Just before Labor Day, a federal judge in Texas struck down a US Department of Labor (DOL) mandate that full-time, salaried workers—including church and parachurch staff—who earn up to $47,476 must be paid time-and-a-half for any overtime they work. This week, the Justice Department announced that it would not pursue the matter.
Texas judge Amos Mazzant said he wasn’t opposed to the “general lawfulness of the salary-level test or the Department’s authority to implement such a test,” but that the DOL focused too much on the amount of money paid and not enough on the job duties. So far, 21 states and 50 companies had filed lawsuits against the Labor Department, charging that it had exceeded its authority.
The previous limit, set by President George W. Bush, was $23,660. Labor secretary Alexander Acosta said at his confirmation hearing in March that an adjustment for inflation would leave the number “somewhere around $33,000.”
“I’m very sensitive to the face that it hasn’t been updated since 2004,” he told US senators at his confirmation hearing, promising to “look at this very closely.”
“Churches and ministries throughout the United States are relieved that the Trump administration is taking a measured approach to potential changes in the overtime threshold,” Evangelical Council for Financial Accountability president Dan Busby told CT. “The [DOL] recently submitted a formal request for information to employers. This input will be considered before the DOL presumably increases the overtime to a threshold much lower than what was proposed by the former administration.”
If any adjustments are made, employees such as church secretaries, janitors, or preschool teachers making less than the limit would need to be paid 1.5 times their normal rate for any time they put in beyond 40 hours a week. But pastors would likely be exempt no matter their salary, according to legal expert Richard Hammar.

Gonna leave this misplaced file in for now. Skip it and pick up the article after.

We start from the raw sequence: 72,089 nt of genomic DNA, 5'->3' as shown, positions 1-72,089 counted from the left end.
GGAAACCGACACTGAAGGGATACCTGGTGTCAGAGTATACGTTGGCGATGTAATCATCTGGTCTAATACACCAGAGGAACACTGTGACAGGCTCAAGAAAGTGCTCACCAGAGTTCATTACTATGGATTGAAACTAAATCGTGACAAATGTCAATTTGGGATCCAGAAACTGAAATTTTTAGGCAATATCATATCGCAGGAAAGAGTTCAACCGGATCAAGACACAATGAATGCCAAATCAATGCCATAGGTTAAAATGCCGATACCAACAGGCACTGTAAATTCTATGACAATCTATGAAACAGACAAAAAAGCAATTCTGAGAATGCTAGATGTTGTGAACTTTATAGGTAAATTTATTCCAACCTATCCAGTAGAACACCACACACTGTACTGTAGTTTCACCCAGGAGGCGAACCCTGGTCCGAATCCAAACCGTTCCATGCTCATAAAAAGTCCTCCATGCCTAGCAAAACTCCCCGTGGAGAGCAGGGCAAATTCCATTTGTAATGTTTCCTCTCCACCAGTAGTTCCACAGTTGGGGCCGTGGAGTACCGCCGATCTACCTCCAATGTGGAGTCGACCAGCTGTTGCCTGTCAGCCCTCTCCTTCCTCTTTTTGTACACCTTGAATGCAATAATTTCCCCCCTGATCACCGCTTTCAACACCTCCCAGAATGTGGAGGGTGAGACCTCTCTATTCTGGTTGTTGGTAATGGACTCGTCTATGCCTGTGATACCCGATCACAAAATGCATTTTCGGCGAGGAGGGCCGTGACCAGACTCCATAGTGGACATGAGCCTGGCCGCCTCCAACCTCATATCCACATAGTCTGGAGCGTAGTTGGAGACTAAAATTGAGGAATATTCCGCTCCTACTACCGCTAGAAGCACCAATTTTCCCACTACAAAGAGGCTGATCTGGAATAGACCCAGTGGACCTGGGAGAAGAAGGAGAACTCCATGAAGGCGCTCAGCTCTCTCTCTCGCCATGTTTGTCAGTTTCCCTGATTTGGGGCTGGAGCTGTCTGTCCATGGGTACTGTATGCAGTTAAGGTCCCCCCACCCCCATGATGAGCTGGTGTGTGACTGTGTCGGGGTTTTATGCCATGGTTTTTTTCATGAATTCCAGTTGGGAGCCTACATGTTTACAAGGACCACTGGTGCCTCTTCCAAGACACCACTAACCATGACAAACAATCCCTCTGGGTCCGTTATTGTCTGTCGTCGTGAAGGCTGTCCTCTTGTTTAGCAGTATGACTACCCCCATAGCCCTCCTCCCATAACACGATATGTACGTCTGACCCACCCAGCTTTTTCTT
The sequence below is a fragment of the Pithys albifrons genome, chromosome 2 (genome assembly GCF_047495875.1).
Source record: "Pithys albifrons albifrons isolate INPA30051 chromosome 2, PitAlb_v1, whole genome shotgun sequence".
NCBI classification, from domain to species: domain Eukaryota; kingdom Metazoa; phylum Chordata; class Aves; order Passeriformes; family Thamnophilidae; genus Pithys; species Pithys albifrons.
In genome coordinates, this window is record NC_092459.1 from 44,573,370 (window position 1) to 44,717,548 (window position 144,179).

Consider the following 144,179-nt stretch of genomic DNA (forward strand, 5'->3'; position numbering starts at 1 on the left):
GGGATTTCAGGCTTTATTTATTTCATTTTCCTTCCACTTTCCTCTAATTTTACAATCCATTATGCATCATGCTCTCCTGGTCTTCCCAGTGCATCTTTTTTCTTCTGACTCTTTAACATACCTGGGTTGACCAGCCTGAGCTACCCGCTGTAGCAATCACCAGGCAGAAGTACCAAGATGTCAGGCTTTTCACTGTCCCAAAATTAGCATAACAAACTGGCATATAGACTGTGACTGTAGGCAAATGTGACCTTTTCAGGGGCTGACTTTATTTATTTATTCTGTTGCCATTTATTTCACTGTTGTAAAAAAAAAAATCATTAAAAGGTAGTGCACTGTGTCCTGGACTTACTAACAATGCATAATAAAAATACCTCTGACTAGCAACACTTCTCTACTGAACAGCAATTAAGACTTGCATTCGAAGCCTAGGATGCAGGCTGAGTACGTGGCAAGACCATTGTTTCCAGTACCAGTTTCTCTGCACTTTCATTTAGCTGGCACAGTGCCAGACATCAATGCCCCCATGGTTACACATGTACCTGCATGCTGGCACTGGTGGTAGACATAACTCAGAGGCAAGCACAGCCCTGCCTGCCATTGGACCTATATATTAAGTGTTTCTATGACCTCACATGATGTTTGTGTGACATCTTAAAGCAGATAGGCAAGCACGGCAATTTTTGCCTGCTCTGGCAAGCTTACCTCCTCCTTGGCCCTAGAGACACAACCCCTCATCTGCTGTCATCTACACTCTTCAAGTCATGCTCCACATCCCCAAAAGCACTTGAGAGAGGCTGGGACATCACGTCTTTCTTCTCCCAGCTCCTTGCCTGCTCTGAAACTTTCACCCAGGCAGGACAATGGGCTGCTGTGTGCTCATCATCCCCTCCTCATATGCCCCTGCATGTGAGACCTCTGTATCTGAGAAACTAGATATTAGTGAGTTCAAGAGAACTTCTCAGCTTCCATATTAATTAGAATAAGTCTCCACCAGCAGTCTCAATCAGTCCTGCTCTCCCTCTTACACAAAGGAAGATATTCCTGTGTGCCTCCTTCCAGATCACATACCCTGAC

CT asked experts if upping the salary level to $47,476 would have made ministry jobs more rewarding due to the pay increase, or rarer due to the financial burden put on ministries.
Would more overtime pay be good for ministries? Answers arranged from “yes” to “no.”
“Overtime regulations are not about helping people to become rich; they are about remembering to be just. The purpose of paying a ministry staff is to free them up from the concerns of making a living so they can devote themselves to do the work of the ministry. Too often we want top talent for minimal compensation. Look at Matthew 20. The Master did not underpay the first workers; he overpaid the last.”
Mark A. Croston Sr., national director, Black Church Partnerships, LifeWay Christian Resources
“The solution: pay higher salaries to fewer people. The biggest staffing trend I’ve seen is smart churches paying more for people who can lead leaders and build teams. It may be a painful transition initially, but it’s one that has the potential to help pastors focus more on raising a sustainable corps of volunteers and unleashing the church to be the church through its people—not just through its building and staff.”
William Vanderbloemen, president, Vanderbloemen Search Group
“Churches should continually evaluate whether they are fairly paying their employees for the services rendered. As Christians, we are to be a model of excellence. This applies to our employment practices.”
Eric Moore, professor of pastoral ministries, Moody Theological Seminary
“We should desire to pay our employees fairly. At the same time, it is clear that the pay scale is often different in a ministry setting than it is in a for-profit setting. It is critical for us to fully understand the implications of this change, and to comply with the new regulation. Scripture is clear that we have an obligation to follow the laws if they are not contradictory to biblical principles.”
Vonna Laue, executive vice president, Evangelical Council for Financial Accountability
“The small church/ministry doesn’t typically set its salaries based on the minimum allowed by law, but rather on the availability of usually scarce resources. I don’t know any pastors who stop doing ministry just because they have exceeded that week’s allotted hours. This change in the law probably won’t cause them to start doing so.”
Jesse Rincones, executive director, Hispanic Baptist Convention of Texas
“I am concerned that, in order to meet organizational objectives while staying within their budgets, some organizations may look to reduce full-time positions and increase less stable, often benefit-void, part-time positions. Such a scenario is not best for either party.”
Art Rainer, vice president for institutional advancement, Southeastern Baptist Theological Seminary
Additional reporting by Sarah Eekhoff Zylstra